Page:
There has been much controversy lately about various attempts at censorship, using the term broadly to include efforts to revise, omit, or forbid various forms of expression. The efforts come from both the right and the left, although in different forms. If you follow the news, this is all familiar. The right, led by attack-dog Ron DeSantis, in the name of fighting “woke” behavior, is trying to take control of school systems and intimidate teachers, passing laws forbidding honest discussion of race and LBGTQ+ issues. The “woke” left have become language police, setting themselves up as arbiters of which terms are acceptable and which are “offensive.” Most recently, publishers have gotten into the game, published “revised” versions of books by famous writers, from Roald Dahl to Ian Fleming. Some of this is billed, as censorship so often is, as protecting the delicate minds of sensitive children. Some of it is not, unless there are parents out there reading James Bond to their kids for bedtime stories. Frankly, I can think of no more futile task than trying to Bowdlerize Bond—surely if you did the job thoroughgoingly, there would be nothing left.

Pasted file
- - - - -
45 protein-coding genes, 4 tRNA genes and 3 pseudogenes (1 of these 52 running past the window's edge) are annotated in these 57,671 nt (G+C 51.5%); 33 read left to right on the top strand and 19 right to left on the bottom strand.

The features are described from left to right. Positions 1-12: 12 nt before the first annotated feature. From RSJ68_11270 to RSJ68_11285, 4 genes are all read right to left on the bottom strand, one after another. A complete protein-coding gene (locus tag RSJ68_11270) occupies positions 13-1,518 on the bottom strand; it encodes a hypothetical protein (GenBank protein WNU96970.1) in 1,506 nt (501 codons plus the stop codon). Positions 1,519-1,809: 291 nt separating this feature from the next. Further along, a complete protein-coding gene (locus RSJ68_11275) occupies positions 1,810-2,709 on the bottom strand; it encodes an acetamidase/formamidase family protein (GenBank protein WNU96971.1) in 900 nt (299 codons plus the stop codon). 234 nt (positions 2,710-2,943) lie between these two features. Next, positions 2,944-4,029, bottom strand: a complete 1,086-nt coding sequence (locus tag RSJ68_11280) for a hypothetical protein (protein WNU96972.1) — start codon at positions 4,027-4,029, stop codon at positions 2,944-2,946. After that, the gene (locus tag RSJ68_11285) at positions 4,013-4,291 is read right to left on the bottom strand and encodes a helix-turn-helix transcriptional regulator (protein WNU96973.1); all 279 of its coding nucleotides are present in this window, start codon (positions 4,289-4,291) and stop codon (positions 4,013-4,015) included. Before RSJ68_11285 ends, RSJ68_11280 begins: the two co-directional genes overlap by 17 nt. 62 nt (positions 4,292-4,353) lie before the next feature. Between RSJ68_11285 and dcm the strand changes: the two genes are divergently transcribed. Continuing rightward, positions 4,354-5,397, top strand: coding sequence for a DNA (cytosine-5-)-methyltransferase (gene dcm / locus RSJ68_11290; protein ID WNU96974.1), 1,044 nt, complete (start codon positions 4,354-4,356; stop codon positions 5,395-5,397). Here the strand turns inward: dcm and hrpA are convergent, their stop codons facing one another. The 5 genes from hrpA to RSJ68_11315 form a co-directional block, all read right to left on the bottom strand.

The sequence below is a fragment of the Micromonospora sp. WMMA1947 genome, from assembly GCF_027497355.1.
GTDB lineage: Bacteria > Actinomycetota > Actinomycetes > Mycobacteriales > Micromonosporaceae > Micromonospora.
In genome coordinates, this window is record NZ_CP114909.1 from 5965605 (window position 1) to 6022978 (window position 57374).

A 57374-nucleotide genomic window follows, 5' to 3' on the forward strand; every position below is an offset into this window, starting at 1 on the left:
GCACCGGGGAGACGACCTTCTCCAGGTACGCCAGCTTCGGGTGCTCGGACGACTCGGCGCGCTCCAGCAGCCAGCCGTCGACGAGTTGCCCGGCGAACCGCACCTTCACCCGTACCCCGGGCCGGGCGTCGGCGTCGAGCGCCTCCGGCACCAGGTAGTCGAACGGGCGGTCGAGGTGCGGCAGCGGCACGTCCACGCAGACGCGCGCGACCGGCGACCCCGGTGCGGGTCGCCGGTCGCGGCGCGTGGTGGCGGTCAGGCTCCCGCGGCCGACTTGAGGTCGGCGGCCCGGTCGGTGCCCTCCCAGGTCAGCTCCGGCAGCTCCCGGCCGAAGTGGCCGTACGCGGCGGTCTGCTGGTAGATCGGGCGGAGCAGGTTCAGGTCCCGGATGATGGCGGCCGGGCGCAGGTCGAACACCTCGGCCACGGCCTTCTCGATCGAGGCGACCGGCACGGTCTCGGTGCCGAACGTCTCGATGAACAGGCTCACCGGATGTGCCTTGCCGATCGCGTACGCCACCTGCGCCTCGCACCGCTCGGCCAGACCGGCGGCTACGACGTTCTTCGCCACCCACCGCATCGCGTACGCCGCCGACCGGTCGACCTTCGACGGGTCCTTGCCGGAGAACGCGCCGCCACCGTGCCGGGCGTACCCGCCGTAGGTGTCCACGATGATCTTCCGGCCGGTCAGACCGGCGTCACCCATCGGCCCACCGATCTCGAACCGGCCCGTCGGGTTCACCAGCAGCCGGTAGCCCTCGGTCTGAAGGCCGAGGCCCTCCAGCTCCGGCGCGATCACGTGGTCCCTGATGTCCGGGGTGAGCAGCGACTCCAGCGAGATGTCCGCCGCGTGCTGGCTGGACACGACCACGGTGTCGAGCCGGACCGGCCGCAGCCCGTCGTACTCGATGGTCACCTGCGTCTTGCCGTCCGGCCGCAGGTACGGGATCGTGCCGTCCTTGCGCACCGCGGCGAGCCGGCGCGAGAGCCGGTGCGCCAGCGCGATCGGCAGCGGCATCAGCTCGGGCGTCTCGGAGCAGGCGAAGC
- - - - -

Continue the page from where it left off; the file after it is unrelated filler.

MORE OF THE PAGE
The material of the following discussion is not particularly original: as I say, if you follow the news, I’m sure you have heard all of it before. My hope, however, is that my usual impulse to look at the Big Picture, the total pattern formed by the evidence, might result in a fresh perspective. Historically, at least in the United States, the subject begins with the First Amendment. Legalistically, according to the letter of the law, the amendment only applies to speech criticizing the government. However, there has been a progressive expansion of the First Amendment’s interpretation to include all forms of expression. But the emphasis has been on the free expression of ideas, the guarantee of a right to debate contending views. This is vitally important, but, as we shall see, the “culture wars” have steadily drawn the focus away from argument and debate into the area of feelings, and therefore into hysteria. The United States deserves great credit for building the right to freedom of thought and argument into its political system, but of course it has not always lived up to its high ideals. McCarthyism attempted to dictate which ideas about America were acceptable and which were “un-American.” It launched an Inquisition whose model is the persecution of “heresy” by organized religion. Heresy is any ideas or interpretations that contradict those of the prevailing power structure, whose rationale is that weak minds must not be led astray by the wrong interpretations of heretics or dissidents, who are always portrayed as power-loving egotists, never as honest critics driven by conscience and intellectual rigor.